Skip to main content
Philanthropy Journal Home

Philanthropy Journal News

Nurturing new philanthropists

 | 
Head of incubator recognized for decades of contributions.

By Ret Boney

Ever since Elizabeth Bremner watched federal budget cuts begin chipping away at nonprofits in the early 1980’s, she has worked to regain the lost ground.

Now Bremner is head of the Foundation Incubator, a Silicon Valley group that supports new philanthropists by providing facilities, training and peer-to-peer networking for the new generation of donors.

She’s also the recipient of Women & Philanthropy’s Leadership for Equity and Diversity Award for her work in supporting women and girls and for stressing the importance of increasing diversity within the philanthropic sector.

“I felt awkward about being singled out,” she says of the award. “The work I do is no more than what so many others do.”

As head of the incubator, Bremner is working to cultivate and strengthen a new generation of philanthropists, many of them young business people who made their fortunes in the high-tech sector, helping them understand how philanthropy works through a process she calls “guided peer learning.”

“Its primary purpose is for peers to come together and learn from each other and experts,” she says. “To get the tools they need to be most effective and strategic in philanthropy.”

                 Elizabeth Bremner

Job: President, Foundation Incubator, Palo Alto, Calif.

Education: B.A., English, University of California at Davis; M.A., management, University of Redlands

Born: San Mateo, Calif.; age 48

Family: Partner, Karen Crow

Hobbies: vegetable gardening, backpacking, hiking, reading

Recently read: “The Known World,” by Edward P. Jones; “Blink: The Power of Thinking Without Thinking,” by Malcolm Gladwell

Inspiration: “In this work, I am inspired so frequently, constantly awed and humbled by the people I interact with.”

The Foundation Incubator, modeled after the business incubator trend that fueled Silicon Valley’s tech boom, has 47 members, representing a variety of types of philanthropy, from foundation trustees and staff, to individual donors, Bremner says, six in 10 of whom have been involved in the sector for less than seven years.

“We are working with a much younger philanthropic crowd,” she says. “They are new to philanthropy, but they are bringing tremendous business skills. More if it is learning philanthropy so they can apply the skills they already have.”

The incubator, with a staff of four and a budget of $1.6 million, provides a variety of services to its members, including coaching, workshops, roundtable discussions, referrals to experts in various fields, use of reception services and meeting rooms, and helping develop mentoring relationships with experienced philanthropists.

“Our field has moved from the legacy foundation to active, living donors,” says Bremner. “When we look at foundation development, what is the healthy way for a billion-dollar founder to stay involved in their foundation?”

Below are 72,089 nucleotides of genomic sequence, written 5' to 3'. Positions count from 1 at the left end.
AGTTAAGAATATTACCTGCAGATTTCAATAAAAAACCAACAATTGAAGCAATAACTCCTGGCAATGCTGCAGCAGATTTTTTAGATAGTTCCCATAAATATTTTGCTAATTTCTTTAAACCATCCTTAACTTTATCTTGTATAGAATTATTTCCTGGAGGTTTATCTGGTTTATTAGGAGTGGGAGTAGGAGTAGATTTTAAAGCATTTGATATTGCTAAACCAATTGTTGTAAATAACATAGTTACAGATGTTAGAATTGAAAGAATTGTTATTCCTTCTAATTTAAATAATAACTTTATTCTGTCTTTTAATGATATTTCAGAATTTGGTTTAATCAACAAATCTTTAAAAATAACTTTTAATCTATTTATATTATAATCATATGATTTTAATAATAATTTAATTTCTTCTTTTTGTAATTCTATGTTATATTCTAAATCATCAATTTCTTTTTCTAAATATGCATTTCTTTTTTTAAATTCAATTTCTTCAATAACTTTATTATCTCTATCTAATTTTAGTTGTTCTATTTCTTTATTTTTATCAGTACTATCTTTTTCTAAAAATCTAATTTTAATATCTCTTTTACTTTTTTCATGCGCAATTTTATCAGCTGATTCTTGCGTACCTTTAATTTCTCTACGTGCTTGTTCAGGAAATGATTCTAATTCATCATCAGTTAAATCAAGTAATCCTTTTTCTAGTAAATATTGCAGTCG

Not only are the new donors younger than their predecessors, says Bremner, they are more diverse, more hands-on and more likely to use a business approach.

And one of their primary goals is effectiveness, so the incubator helps them identify best practices and set high standards they can build into their giving strategies from the beginning.

“One of the biggest challenges is how fragmented the philanthropy industry is right now,” Bremner says. “It’s hard to discern where they can get the information they need. So you need some kind of navigator to the whole scene.”

Bremner’s experience with the nonprofit sector started with planting vegetable gardens in low-income neighborhoods of Los Angeles with the Common Ground Garden program, which she did while studying for her master’s in management.

During that time, she witnessed the effect of federal budget cuts on the nonprofit sector and decided to focus her thesis on starting a women’s foundation in the L.A. area.

“The administration began the cutbacks of these wonderful new activist approaches,” she says. “The reason I got involved was I felt it was so important that these projects have advocates and sources of funds.”

She went on to co-found the L.A. Women’s Foundation in 1985, which she ran for 6 years, making grants to reshape the status of women and girls in society.

She then took over the Santa Fe Community Foundation in 1993, where she was able to be an activist, she says, creating a children’s summer camp, developing a technical-assistance program and publishing a volunteer guide for the community.

Bremner also helped start the Lesbian and Gay Funding Partnership at the community foundation, an effort she says stretched the community and, ultimately, made the foundation stronger.

“It’s a real culture shift when a community foundation is really willing to embrace the entire community,” says Bremner. “It was very courageous for the board to undertake this.”

She was recruited away from Santa Fe in 2001 to start the incubator, which she says was an opportunity to be part of transformational change within the sector.

“There’s an explosion of new dollars, new donors and new approaches coming into philanthropy,” she says. “Organized philanthropy doesn’t just mean foundations any more.”

As the growth continues, Bremner is hoping to see the incubator model replicated around the country, giving emerging and established donors the opportunity to work together and learn from one another.

“They are working on the really hard, deep-rooted issues,” she says of the new generation. “They expect to take risks, to fail and learn. I want them to get the tools they need to provide the greatest social benefit.”

Leave a Response

Your email address will not be published. All fields are required.